The Dean looked over the assembled freshmen, nodding in satisfaction at what she saw. She stood at a podium overlooking a sea of serious, nervous faces in the auditorium, the largest room at West Private HCP and the only one that could comfortably house the whole student body. Clad in black, the freshman class stood out front and center before the stage. Sophomores occupied the seats to stage right, juniors to stage left, both groups wearing the telltale grey of mid-years. The half-score white uniforms in the back were reserved for the seniors who made it this far.
Other programs segregated the classes for a myriad of reasons, mostly owing to stressing in-class camaraderie or isolating each student to force them to become self-reliant. Dean Goddard found those two chief reasons something of a paradox and best set aside. Heroes worked in teams. Besides, a strongly integrated community minimized the risk of treason. West Private boasted the lowest turncoat rating in the nation for good reason.
The Dean lowered her arms from her initial greeting, confident in her black business coat over a white blouse and charcoal slacks.
“I am Dean Diane Goddard and I oversee the Hero Certification Program. We congratulate you on your acceptance to our program!”
She applauded, as did all of the upperclassmen. The freshmen looked a bit surprised before smiles broke out on their faces. It was a warmer welcome than most of them expected, no doubt, if high school was anything to judge by.
“We congratulate you because you are the future. We’re blessed in America by the service of so many distinguished men and women who have given their lives in defense of its people. As all of you should know, the life of a Hero is not an easy one. Take a look at the senior class behind you, in the white uniforms.” As the auditorium filled with the sounds of shuffling, the Dean pointed their way and said, “In the time since they stood where you do now, forty seven Heroes lost their lives. There are five Hero Certification Programs in this country and we’re lucky if we can turn out fifty Heroes a year between us to make up for those killed, incapacitated or retired.”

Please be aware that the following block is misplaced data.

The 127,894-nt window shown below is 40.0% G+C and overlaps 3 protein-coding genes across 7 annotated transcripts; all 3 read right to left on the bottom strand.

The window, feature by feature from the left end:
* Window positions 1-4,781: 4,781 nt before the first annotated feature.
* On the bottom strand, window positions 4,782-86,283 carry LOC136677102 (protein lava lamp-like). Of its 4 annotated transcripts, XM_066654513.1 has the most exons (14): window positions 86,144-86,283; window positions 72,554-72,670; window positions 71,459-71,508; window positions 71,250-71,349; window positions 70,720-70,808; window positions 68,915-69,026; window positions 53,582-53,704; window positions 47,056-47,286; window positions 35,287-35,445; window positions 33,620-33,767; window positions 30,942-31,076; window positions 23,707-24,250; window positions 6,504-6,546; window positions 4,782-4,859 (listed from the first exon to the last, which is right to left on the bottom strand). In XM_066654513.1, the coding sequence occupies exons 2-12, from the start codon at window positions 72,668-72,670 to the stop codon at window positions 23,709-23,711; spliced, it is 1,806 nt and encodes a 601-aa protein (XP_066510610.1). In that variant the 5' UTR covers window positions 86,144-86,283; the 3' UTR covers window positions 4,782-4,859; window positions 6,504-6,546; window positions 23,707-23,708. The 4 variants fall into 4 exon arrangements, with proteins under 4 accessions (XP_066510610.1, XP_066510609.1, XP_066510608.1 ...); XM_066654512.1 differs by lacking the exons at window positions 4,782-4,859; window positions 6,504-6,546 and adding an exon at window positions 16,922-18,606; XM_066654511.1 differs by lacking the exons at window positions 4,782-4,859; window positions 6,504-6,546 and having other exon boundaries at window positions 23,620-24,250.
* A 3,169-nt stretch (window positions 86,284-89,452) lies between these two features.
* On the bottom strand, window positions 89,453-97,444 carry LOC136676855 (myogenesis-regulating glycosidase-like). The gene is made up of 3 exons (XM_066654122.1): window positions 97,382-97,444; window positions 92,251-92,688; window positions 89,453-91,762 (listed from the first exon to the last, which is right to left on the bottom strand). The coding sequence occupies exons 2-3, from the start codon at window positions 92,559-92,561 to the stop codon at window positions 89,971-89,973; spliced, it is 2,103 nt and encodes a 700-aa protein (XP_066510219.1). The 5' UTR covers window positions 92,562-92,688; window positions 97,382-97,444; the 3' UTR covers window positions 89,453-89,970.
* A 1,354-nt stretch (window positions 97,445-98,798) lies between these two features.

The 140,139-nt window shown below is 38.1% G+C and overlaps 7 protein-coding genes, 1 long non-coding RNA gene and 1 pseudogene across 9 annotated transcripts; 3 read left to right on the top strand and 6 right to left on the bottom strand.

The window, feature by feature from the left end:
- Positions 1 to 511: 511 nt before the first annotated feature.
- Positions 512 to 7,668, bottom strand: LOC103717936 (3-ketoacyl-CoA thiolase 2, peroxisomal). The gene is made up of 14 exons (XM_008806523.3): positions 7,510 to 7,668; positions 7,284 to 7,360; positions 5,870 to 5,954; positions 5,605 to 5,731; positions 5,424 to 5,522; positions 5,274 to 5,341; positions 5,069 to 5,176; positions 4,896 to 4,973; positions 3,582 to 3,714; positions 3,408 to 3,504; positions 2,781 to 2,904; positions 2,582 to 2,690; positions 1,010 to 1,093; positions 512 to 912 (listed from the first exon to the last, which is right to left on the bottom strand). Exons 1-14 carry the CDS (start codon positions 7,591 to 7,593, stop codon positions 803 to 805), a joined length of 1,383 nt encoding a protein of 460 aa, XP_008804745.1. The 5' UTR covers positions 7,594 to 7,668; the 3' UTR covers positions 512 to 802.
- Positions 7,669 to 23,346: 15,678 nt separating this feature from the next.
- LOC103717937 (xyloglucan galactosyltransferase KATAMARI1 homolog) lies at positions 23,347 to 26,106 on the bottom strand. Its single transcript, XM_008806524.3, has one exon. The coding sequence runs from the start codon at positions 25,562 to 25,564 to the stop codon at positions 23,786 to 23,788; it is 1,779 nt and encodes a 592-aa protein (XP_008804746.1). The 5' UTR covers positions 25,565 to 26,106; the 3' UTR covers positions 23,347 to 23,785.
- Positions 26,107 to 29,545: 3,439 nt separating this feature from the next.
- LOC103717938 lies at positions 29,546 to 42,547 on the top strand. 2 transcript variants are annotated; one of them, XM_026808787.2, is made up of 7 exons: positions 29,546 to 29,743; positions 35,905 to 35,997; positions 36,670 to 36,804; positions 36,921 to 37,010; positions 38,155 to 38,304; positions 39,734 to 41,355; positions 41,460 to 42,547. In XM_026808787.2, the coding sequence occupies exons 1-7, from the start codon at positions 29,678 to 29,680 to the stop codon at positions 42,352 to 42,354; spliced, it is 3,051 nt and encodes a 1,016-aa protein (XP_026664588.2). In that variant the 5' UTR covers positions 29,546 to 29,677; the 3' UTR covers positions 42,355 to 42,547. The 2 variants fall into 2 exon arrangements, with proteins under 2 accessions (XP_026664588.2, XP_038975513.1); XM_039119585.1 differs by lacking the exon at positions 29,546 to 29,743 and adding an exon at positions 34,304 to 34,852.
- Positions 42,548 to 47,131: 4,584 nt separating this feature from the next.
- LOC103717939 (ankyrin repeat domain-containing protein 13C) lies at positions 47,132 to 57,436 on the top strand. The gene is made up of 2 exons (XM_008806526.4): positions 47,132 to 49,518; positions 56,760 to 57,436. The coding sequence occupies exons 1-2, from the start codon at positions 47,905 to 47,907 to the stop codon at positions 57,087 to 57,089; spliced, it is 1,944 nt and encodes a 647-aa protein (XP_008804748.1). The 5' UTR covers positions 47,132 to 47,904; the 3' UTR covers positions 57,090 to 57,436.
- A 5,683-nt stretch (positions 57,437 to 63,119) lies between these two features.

Grim silence descended on the student body. The Dean was pleased at how quickly they’d sobered again. This was the first time many of them had really thought about how dangerous their career choice was.
“This program, these faculty,” she gestured to the row of professors behind her, “and your peers around you are all here to make those ten the very finest men and women to put on a Hero’s uniform. Statistically, many of you have never met another Super before. You’ve had to rely solely on yourself. At West Private, you are part of a community committed to training the best Heroes in the nation. From now on, you are no longer alone. The friendships you’ll make and experiences you’ll share will hopefully stay with you for the duration of your lives.”
“The HCP consists of a series of classes. For first year students, we chiefly emphasize Combat Training and Alternate Training, two programs designed to lay the foundation of physical and mental fitness you’ll need to grow in the program. Should you continue with us into your second year, you’ll have access to specialized classes in Close Combat, Ranged Combat, Weapons, Focus, Control and Subtlety.” She pointed out each professor responsible for a class as she spoke.
“Last, all of you will participate in a class that focuses on Super issues such as the legal framework that Heroes must work in and the consequences of using our abilities. Although it’s perhaps the least popular class, I will be personally teaching Ethics to ensure all of you know how to protect yourselves and your loved ones from the choices you make once you put on that uniform.”
As her eyes drifted over the freshman class, the Dean’s scrutiny settled on four. Unsurprisingly, they all stood together. Just as expected, none of them reacted to the speech quite the way their peers did.
Finn Barnaby seemed amused and he looked around as if he were merely an observer here rather than a participant. She’d have to talk to him about that. Jia Sun, on the other hand, looked down the entire time. The shame of last year’s failure bore heavily on those slim shoulders. Nate Insley looked like he might faint at any moment. After years of being treated like a Villain, it was no wonder he found this overwhelming. And as for Alexandria Amherst…Alley just watched her like a hawk, the look on her face an open challenge. Given the young woman’s ability, as well as her history, managing that student might prove most difficult of all.